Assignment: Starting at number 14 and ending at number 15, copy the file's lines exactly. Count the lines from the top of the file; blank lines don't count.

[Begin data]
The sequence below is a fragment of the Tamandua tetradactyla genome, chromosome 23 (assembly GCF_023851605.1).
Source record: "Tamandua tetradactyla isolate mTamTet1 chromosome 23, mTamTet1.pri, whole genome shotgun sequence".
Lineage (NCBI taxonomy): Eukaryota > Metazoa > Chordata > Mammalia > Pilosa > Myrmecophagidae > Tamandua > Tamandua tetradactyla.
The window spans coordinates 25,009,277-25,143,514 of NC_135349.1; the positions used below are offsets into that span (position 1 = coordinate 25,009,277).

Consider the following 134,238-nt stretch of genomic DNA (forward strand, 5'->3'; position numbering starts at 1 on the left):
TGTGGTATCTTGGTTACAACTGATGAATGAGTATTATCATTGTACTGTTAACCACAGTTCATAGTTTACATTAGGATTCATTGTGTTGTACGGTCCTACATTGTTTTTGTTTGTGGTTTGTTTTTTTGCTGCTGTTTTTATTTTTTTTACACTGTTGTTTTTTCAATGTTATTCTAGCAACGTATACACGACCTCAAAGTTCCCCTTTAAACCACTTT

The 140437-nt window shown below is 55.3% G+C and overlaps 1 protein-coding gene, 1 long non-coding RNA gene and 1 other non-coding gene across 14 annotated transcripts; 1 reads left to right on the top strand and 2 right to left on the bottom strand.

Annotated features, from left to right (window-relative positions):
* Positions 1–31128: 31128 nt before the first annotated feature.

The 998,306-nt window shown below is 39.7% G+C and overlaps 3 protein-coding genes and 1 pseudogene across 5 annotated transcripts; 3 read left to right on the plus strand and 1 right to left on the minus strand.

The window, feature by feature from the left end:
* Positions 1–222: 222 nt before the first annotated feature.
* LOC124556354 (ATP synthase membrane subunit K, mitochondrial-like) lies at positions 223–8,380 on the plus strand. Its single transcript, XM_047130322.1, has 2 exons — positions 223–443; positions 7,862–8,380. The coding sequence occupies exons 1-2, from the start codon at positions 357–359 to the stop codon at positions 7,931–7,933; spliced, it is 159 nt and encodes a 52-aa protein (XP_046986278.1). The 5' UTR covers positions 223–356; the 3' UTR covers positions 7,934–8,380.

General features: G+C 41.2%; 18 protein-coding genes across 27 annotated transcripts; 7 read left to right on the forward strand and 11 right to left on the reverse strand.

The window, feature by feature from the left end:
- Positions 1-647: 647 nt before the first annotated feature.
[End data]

General features: G+C 41.2%; 18 protein-coding genes across 27 annotated transcripts; 7 read left to right on the forward strand and 11 right to left on the reverse strand.

The window, feature by feature from the left end: